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Ombudsman issues guide on temporary accommodation for homeless people

The Local Government and Social Care Ombudsman (LGSCO) has issued a guide for those who work with some of the most vulnerable groups in society.

Aimed at officers who work in local authorities’ housing and homelessness functions, the guide offers good practice advice on dealing with people who are owed the main housing duty and are occupying temporary accommodation which the council accepts is unsuitable.

Based on the LGSCO’s extensive experience in investigating homelessness complaints, the guide discusses the relevant law and guidance around temporary accommodation, the Ombudsman’s role and approach to complaints, and how the organisation remedies injustice when it finds an authority at fault.

Cases covered in the guide include those where the suitability of the temporary accommodation has not been kept under review, despite the family’s change in circumstances.

In another case, a survivor of domestic abuse was placed in temporary accommodation with disrepair issues. The council decided it was ‘fit for purpose’ but did not tell the survivor of her statutory right to have the council’s decision reviewed.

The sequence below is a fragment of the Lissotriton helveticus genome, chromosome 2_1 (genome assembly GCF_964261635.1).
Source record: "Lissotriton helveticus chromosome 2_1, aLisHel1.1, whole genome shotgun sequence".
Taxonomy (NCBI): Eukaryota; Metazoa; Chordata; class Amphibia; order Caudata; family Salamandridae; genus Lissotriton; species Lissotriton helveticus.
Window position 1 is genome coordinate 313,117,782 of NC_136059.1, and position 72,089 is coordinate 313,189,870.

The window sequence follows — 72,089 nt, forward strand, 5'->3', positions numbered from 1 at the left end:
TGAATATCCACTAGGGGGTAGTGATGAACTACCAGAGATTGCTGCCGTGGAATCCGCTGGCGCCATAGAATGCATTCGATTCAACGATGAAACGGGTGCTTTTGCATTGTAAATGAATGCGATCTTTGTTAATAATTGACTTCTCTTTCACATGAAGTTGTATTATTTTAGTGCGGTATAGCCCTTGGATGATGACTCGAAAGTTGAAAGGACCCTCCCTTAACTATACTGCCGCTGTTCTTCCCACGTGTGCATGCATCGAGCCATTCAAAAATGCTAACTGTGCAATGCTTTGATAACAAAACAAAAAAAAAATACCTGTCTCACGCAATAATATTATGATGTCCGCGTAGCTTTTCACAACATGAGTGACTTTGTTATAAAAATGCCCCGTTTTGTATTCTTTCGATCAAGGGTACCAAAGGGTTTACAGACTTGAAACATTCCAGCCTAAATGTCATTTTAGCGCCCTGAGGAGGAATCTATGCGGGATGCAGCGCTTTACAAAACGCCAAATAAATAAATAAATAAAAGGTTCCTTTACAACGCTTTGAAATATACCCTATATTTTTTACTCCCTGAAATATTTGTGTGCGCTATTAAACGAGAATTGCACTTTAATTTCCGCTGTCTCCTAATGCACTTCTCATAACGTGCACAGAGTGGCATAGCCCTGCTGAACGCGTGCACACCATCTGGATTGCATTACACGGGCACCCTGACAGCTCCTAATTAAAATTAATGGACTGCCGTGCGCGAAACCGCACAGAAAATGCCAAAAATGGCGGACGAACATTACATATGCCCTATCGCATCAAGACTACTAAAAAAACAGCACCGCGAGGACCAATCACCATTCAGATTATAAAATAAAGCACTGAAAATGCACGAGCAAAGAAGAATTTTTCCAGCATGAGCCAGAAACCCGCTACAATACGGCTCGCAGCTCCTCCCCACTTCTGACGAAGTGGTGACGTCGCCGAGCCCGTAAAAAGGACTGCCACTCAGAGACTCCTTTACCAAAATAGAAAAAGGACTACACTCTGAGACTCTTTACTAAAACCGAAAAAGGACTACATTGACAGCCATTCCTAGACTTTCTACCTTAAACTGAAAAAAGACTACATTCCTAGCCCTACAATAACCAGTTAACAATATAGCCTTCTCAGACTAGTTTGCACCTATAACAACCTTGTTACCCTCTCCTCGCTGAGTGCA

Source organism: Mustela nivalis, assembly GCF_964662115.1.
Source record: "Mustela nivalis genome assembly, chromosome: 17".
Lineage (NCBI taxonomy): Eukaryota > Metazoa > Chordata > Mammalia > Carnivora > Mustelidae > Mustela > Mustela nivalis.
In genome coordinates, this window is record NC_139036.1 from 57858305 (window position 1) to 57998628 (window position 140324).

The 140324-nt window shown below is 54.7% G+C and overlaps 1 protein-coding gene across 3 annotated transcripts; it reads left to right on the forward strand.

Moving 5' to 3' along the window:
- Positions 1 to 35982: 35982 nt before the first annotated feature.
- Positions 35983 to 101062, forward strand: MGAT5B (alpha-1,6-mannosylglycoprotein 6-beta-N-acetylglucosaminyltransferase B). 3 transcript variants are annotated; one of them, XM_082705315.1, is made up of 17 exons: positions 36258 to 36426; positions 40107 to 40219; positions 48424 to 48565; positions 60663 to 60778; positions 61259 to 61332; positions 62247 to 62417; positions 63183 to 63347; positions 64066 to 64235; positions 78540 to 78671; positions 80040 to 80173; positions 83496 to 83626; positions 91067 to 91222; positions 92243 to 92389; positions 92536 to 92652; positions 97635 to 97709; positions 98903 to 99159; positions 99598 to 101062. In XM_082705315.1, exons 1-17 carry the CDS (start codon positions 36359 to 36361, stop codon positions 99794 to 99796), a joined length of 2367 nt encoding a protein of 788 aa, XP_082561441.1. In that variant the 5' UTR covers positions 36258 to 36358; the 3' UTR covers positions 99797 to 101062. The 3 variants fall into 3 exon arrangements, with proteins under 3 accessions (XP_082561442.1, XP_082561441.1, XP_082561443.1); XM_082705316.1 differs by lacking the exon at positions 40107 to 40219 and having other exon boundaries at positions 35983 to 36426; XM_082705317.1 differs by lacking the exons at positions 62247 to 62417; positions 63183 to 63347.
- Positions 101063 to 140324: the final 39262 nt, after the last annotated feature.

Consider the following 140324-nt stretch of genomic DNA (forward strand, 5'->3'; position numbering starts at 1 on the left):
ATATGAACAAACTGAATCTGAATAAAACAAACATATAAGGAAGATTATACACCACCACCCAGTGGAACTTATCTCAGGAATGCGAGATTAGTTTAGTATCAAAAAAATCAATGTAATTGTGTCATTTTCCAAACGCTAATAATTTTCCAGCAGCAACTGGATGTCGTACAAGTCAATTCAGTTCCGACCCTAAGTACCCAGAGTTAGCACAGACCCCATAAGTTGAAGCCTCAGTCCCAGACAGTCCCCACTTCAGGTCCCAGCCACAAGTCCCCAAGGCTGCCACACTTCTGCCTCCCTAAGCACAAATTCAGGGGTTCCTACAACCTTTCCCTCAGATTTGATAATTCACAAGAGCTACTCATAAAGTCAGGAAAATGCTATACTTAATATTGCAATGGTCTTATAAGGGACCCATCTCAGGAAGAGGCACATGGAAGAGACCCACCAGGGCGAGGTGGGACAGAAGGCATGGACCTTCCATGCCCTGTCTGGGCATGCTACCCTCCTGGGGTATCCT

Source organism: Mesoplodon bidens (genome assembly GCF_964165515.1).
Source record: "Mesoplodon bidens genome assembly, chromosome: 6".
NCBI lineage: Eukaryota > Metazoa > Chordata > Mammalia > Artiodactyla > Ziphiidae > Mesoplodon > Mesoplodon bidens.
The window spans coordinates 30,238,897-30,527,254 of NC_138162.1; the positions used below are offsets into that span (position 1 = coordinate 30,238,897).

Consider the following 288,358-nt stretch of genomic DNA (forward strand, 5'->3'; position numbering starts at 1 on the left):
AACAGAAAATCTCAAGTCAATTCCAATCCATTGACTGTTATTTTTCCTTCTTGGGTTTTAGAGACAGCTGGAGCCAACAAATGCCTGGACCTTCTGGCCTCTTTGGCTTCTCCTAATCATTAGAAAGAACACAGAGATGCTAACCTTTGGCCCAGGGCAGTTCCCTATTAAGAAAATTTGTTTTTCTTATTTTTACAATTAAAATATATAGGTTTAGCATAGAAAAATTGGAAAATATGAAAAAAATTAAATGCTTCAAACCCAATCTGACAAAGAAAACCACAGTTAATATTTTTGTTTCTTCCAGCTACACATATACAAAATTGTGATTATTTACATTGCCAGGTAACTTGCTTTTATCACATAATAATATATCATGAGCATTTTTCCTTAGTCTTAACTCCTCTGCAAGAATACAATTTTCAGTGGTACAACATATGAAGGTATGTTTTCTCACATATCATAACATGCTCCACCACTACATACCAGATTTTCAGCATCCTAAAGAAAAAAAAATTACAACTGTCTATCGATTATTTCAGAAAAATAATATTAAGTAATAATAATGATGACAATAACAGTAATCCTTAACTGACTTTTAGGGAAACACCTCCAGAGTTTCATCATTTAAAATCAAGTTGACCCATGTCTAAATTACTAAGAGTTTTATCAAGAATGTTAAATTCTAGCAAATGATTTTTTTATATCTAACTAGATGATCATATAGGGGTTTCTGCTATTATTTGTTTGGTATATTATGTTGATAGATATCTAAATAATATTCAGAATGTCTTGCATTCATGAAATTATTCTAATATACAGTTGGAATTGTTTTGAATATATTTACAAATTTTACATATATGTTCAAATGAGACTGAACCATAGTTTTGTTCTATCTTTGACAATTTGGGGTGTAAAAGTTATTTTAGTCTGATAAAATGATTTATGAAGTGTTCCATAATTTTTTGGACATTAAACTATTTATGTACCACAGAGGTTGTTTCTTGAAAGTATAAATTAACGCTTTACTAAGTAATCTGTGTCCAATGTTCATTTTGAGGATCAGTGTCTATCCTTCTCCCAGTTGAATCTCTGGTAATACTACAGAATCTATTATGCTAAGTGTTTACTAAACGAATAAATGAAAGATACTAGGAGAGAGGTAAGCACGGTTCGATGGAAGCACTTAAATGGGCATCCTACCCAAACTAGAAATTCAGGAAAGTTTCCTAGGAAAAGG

And in another case, the family of a child at risk of sexual exploitation was placed in accommodation but the council did not consider what security measures were needed at that accommodation to ensure the family were protected.

The guide also clearly sets out a number of key steps local housing authorities need to take to ensure their service is compliant with both the law and guidance.

Paul Najsarek, Local Government and Social Care Ombudsman, yesterday said:

“Together with a special report we published in March about the Homelessness Reduction Act, this guide provides key essential learning for local authorities about their role and duties towards homeless people in temporary accommodation.

“This is an important area of our work given the challenges families suffering homelessness face and the increasing use of this type of accommodation by authorities with the difficult job of finding suitable housing for rent.

“I would urge housing professionals at all levels to read these free reports and guides to ensure the services they provide to people who are either homeless, or at risk of homelessness, meet their duties under the law and guidance.”

The document, which is freely available from the Ombudsman’s website, is one of a range of good practice guides covering subjects as diverse as planning, adult care services and benefits and taxation.

For more information, visit



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